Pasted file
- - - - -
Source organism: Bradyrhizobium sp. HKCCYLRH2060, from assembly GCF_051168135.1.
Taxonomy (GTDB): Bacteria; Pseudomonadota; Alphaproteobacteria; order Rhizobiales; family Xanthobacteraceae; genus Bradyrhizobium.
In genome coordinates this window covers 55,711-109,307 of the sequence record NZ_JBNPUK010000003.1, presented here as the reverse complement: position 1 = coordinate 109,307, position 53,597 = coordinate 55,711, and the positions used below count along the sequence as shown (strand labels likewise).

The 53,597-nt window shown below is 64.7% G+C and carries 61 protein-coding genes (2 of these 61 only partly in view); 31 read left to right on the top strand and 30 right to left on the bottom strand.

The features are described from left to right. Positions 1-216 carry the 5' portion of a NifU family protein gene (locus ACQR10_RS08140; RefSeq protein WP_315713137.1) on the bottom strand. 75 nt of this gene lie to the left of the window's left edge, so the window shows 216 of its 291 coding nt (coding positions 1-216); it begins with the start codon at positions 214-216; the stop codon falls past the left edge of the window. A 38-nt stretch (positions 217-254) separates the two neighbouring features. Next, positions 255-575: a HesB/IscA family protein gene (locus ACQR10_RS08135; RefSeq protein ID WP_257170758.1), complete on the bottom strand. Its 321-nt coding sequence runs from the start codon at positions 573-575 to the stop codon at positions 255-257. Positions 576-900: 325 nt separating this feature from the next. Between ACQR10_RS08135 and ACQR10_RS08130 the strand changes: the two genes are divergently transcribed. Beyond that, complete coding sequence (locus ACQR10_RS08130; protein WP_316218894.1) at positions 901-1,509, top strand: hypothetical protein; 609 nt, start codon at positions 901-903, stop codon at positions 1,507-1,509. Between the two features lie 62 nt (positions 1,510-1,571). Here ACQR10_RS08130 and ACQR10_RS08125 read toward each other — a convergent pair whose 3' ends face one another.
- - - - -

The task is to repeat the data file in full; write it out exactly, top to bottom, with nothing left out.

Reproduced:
Source organism: Bradyrhizobium sp. HKCCYLRH2060, from assembly GCF_051168135.1.
Taxonomy (GTDB): Bacteria; Pseudomonadota; Alphaproteobacteria; order Rhizobiales; family Xanthobacteraceae; genus Bradyrhizobium.
In genome coordinates this window covers 55,711-109,307 of the sequence record NZ_JBNPUK010000003.1, presented here as the reverse complement: position 1 = coordinate 109,307, position 53,597 = coordinate 55,711, and the positions used below count along the sequence as shown (strand labels likewise).

The 53,597-nt window shown below is 64.7% G+C and carries 61 protein-coding genes (2 of these 61 only partly in view); 31 read left to right on the top strand and 30 right to left on the bottom strand.

The features are described from left to right. Positions 1-216 carry the 5' portion of a NifU family protein gene (locus ACQR10_RS08140; RefSeq protein WP_315713137.1) on the bottom strand. 75 nt of this gene lie to the left of the window's left edge, so the window shows 216 of its 291 coding nt (coding positions 1-216); it begins with the start codon at positions 214-216; the stop codon falls past the left edge of the window. A 38-nt stretch (positions 217-254) separates the two neighbouring features. Next, positions 255-575: a HesB/IscA family protein gene (locus ACQR10_RS08135; RefSeq protein ID WP_257170758.1), complete on the bottom strand. Its 321-nt coding sequence runs from the start codon at positions 573-575 to the stop codon at positions 255-257. Positions 576-900: 325 nt separating this feature from the next. Between ACQR10_RS08135 and ACQR10_RS08130 the strand changes: the two genes are divergently transcribed. Beyond that, complete coding sequence (locus ACQR10_RS08130; protein WP_316218894.1) at positions 901-1,509, top strand: hypothetical protein; 609 nt, start codon at positions 901-903, stop codon at positions 1,507-1,509. Between the two features lie 62 nt (positions 1,510-1,571). Here ACQR10_RS08130 and ACQR10_RS08125 read toward each other — a convergent pair whose 3' ends face one another.